After President Jane Close Conoley confirmed in a campus-wide email that Long Beach State intends to require campus-goers to be immunized with the COVID-19 vaccine this fall, students have expressed mixed feelings for this policy.
Conoley’s email came after the California State University and University of California systems announced their plans to enforce vaccinations for campus activities once the Food and Drug Administration formally approves the COVID-19 vaccines, as the Pfizer-BioNTech, Johnson & Johnson and Moderna vaccines are currently under emergency use authorization. CSULB is part of a 33-university coalition pushing for this mandate.
The student response has been varied, with many expressing enthusiasm for a safer campus but skepticism toward the policy’s implementation.
Omar Guillen, a third-year business major, found out about the requirement through a Discord chat before receiving the official email from Conoley and was “flustered.”
“They just made the announcement out of nowhere,” Guillen said.
Previously, the university had claimed that, due to legal bounds, it would strongly encourage vaccination but not require it. However, Housing and Residential Life later established that residents would need to submit their proof of vaccination by June 15 in order to live on campus in the fall. Housing officials maintained that this mandate was permitted as living on campus is a choice for students.
Despite being vaccinated, Guillen found the news “weird at first” and still feels conflicted.
“It’s probably a good thing to implement for people that want to go on campus,” Guillen said. “If they try to have everyone [get the vaccine], even though they are relatively safe, it’s a bit of a gray area, I feel.”
Guillen finds the lack of communication between the university administration and the student body, regarding pandemic related policies, “ironic.”
For Jasmine Vasquez, a third-year psychology major, the news of a vaccine mandate to return to campus this fall was great news amid “a whole year of doom and gloom.”
“Something that may speed up getting back to normal is really warranted, in my opinion,” Vasquez said. “When I saw that, there wasn’t really a thought of outcry for me. It was only hope [and excitement] that things were returning to the way they once were.”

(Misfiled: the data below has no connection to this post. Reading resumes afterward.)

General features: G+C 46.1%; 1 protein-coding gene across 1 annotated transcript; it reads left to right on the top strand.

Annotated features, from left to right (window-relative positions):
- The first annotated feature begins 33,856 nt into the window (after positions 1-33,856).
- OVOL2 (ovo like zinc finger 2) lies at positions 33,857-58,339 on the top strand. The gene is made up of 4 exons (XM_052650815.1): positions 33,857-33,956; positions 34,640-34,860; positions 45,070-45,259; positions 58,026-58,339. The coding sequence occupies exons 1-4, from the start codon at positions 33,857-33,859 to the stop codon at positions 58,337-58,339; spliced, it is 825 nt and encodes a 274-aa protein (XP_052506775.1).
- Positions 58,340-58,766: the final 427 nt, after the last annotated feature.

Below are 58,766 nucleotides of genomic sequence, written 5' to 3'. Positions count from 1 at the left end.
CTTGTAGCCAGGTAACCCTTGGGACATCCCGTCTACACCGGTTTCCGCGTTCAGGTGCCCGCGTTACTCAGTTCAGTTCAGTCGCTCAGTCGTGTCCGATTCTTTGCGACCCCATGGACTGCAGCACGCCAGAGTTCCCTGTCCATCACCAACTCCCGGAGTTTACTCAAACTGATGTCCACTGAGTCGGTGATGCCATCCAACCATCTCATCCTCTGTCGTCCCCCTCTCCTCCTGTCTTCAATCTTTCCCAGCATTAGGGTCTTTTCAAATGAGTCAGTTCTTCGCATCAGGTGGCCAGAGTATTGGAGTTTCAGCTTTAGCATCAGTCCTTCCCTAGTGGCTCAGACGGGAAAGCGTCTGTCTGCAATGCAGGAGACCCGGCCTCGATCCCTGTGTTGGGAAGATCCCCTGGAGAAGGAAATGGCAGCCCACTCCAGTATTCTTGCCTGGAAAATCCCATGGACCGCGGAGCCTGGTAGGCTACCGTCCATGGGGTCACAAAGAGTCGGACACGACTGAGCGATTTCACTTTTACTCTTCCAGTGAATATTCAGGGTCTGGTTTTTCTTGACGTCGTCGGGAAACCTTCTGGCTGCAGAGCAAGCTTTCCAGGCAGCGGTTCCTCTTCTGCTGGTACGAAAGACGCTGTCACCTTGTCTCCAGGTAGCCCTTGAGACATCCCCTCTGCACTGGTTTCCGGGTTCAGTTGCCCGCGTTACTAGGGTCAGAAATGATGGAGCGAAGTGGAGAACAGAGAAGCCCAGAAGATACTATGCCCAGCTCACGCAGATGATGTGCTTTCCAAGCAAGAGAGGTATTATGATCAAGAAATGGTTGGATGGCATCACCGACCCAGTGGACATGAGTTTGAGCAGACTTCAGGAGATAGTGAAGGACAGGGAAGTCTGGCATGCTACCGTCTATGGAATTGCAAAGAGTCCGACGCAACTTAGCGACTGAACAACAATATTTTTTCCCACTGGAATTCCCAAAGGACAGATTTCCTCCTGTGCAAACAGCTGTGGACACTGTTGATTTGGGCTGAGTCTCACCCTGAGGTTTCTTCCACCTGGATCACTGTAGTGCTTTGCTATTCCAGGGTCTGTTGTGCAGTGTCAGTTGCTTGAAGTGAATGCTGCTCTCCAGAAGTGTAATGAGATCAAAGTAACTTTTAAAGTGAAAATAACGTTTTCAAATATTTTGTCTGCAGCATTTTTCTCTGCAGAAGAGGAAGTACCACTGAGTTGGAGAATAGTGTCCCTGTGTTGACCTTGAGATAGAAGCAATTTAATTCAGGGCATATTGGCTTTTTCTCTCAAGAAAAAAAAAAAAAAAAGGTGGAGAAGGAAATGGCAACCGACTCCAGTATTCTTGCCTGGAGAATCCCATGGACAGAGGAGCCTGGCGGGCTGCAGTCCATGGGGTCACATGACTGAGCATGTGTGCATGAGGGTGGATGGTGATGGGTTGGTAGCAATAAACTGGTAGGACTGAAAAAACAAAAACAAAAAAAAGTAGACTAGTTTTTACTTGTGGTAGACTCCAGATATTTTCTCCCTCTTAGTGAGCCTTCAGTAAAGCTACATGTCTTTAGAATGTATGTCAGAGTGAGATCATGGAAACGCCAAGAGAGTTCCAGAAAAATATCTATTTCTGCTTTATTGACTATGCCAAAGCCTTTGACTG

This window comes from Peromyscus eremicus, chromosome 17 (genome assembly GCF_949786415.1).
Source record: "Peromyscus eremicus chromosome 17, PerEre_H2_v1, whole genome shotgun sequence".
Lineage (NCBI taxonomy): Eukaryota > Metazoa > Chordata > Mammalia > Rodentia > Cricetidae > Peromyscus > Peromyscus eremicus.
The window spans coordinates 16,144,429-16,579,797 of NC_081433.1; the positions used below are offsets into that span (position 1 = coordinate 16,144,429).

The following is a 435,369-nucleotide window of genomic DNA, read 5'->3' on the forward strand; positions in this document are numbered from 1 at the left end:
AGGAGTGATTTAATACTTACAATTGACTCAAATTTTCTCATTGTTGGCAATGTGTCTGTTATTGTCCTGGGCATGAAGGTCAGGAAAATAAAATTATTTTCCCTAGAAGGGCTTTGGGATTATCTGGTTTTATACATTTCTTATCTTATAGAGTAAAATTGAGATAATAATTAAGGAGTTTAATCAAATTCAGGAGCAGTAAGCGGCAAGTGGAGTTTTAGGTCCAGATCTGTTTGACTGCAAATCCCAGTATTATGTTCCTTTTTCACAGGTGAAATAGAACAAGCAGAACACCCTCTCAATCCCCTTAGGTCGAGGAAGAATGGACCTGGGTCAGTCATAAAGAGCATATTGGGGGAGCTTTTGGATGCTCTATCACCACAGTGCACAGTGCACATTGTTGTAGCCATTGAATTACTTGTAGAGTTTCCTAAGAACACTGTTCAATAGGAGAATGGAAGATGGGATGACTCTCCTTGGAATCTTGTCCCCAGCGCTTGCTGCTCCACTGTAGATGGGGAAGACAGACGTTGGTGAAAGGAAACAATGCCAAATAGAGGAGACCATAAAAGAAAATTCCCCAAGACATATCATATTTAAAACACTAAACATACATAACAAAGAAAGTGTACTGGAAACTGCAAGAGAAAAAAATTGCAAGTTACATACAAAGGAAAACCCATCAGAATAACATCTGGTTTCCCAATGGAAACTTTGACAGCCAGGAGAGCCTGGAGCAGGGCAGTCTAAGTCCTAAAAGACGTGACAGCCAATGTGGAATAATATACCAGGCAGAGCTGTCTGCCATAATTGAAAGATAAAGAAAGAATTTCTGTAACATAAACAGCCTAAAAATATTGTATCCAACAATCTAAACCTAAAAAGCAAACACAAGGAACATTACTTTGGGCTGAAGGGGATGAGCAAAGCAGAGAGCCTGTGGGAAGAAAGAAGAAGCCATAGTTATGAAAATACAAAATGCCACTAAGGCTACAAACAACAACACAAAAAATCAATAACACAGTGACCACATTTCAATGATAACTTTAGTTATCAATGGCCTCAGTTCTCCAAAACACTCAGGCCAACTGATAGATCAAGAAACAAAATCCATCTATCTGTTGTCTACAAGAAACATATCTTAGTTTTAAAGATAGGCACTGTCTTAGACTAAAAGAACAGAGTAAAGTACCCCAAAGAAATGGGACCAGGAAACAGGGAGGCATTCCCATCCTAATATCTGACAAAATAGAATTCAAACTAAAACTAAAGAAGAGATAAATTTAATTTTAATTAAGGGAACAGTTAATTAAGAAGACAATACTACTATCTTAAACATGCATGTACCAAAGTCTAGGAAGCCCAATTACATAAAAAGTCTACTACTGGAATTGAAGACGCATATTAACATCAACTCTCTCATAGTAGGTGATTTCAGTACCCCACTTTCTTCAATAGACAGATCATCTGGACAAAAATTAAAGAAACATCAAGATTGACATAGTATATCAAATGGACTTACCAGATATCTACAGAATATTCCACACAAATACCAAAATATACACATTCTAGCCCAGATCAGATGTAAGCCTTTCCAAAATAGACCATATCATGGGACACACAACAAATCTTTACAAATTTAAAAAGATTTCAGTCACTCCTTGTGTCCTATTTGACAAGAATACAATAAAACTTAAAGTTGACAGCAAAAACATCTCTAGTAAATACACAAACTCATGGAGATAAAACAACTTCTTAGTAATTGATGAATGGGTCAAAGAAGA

Vasquez is fully vaccinated and eager to return to campus, though she understands that some may not want to get vaccinated as well as the consequences that come with that choice.
“If you don’t want to take it, you don’t have to,” Vasquez said. “You can just stay at home, but with that you have to accept that you have to be a responsible person, [and] taking the vaccine is a step towards responsibility.”
For the fall 2021 semester, 47% of classes are projected to have an in-person option, according to a campus update. This way, most students can choose to continue their education remotely and are given the ability to coordinate with their academic advisors to accommodate for their needs.
Karyme Calderon, a second-year kinesiology fitness major, is already vaccinated but feels that the students should “have a right” to choose if they want to be vaccinated.
“Whatever their reasoning may be, I just feel like that’s solely based on the students and their views and outtake on the vaccine,” Calderon said. “I felt like it shouldn’t be pressured upon the students.”
Calderon doesn’t want the new requirement to “add stress” to students not yet vaccinated who hope to return to campus for in-person learning.
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Calderon also emphasized the need to “still take precautions” when returning to in-person learning, regardless of whether all students are vaccinated.
According to Conoley, the mandate is not yet official as the CSU and UC systems await FDA approval.